Araeoscelis dates from the Early Permian and was originally described in 1910 as a lizard. It has the same body plan than Petrolacosaurus but the skull was more massive with strong teeth, ideal for crushing the heavy exoskeleton protecting some of the arthropods of that time. Araeoscelis was about the same size too, with an estimated length of 70-80 cm accounting for the unknown tail. As a probable adaptation of its specialized diet, the lower temporal fenestra has closed making the skull more robust. Araeoscelis, has therefore this 'euryapsid' condition that will be common to the large marine predators of the Mesozoic.  Two species have been  described, A. gracilis from the Arroyo Formation of Texas (Kungurian age, ~275 MYA), known from several fairly complete specimens, and A. casei from the Admiral Formation of Texas (Artinskian age, ~285 MYA), known from at least seven individuals. The two are virtually indistinguishable and the separation into distinct species seems only to be justified by their difference in age, A. casei being from slightly (~ 10 millions years) older rocks than A. gracilis

Fig 5.- Reconstruction of Araeoscelis gracilis.

The other Araeoscelids are poorly known and all date from the Early Permian. The 70 cm long Dictybolos tener from the Wellington formation of Oklahoma (~280 MYA) is known from isolated bones from numerous individuals. This one was presumably semi-aquatic and a fish eater. Zarcasaurus tanyderus from the Cutler Formation of New Mexico is known from a partial disarticulated skeleton. Characterized by its rather long neck vertebrae, it was a close relative of Araeoscelis. In Europe, the rather dubious Aphelosaurus lutevensis from the Tuilières formation of South Central France and first described in the 19th century,  is another possible Araeoscelid, though it is hard to tell without any knowledge of a crucial piece of fossil information: the skull. Similarly, Kadaliosaurus priscus from the Rotliegend of Germany is only known from a postcranial skeleton and its classification among the araeoscelids is only tentative.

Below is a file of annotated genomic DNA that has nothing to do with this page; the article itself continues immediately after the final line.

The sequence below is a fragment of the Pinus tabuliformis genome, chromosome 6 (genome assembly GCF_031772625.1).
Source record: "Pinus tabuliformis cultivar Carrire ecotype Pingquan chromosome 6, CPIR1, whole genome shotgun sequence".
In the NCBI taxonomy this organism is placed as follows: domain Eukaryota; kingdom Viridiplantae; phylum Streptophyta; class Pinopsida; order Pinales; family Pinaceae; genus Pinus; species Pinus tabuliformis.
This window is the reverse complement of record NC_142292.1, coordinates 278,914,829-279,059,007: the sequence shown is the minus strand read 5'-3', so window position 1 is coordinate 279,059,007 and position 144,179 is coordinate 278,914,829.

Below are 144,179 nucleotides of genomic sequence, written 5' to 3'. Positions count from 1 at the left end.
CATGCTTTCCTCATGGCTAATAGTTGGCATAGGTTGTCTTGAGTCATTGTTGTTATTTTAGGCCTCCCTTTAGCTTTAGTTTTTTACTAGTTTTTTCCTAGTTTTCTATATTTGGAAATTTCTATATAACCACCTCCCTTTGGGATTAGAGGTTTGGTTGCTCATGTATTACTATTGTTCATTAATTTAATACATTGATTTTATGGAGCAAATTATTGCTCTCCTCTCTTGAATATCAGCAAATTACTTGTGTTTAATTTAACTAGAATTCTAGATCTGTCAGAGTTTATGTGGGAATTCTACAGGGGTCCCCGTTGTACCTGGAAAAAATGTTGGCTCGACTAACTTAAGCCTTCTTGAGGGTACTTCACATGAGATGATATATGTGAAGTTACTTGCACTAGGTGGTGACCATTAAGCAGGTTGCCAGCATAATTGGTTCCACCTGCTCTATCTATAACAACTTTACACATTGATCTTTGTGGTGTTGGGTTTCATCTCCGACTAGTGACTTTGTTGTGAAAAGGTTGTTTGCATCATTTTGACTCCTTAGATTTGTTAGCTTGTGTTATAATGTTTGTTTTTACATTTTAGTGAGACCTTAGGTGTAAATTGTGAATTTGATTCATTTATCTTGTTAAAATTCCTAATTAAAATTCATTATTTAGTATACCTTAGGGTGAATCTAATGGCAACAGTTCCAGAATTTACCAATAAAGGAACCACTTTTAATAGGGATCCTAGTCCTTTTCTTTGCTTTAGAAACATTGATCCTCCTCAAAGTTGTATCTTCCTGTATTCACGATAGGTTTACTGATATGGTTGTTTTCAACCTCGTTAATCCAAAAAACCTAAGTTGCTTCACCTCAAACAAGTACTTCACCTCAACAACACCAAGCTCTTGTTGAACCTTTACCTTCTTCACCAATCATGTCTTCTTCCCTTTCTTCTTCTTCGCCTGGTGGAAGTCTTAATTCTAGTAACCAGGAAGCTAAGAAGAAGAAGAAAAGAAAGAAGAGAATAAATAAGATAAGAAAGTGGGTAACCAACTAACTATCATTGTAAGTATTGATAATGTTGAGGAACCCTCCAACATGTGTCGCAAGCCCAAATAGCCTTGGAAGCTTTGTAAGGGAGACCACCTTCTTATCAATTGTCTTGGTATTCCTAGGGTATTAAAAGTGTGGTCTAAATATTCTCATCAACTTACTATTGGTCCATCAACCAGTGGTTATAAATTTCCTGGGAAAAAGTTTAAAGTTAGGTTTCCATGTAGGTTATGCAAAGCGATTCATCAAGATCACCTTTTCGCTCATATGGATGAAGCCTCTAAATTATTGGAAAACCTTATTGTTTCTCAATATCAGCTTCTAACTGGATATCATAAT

Fig 6.- Reconstructed skull of Orovenator mayorum (after Reisz et al., 2011).

Besides the Araeoscelids, there is one additional diapsid dating from the Early Permian, Orovenator mayorum discovered in one of the fissure fills of the Richards Spur locality of Oklahoma, and known from two partial crushed skulls. Orovenator has the distinction of being the earliest known and most primitive of the Neodiapsids, a clade that contains all the known diapsids except for the araeaoscelids. This was a small animal with an elongated skull half the length of those of Petrolacosaurus and Araeoscelis. The Richards Spur locality with its distinct Early Permian fauna of some 30 taxa of fully terrestrial vertebrates, is thought to originate from an upland ecosystem, which would only fossilized in very exceptional cases. This is in sharp contrast to the Araeoscelids which were all found in lowland swampy habitats, with better chances for fossilization. The hypothesis is therefore that the initial split of the early diapsids into the Araeoscelids and the Neodiapsids is the result of adaptation to two different habitats, with the Araeoscelids in the lowlands and the Neodiapsids in the uplands.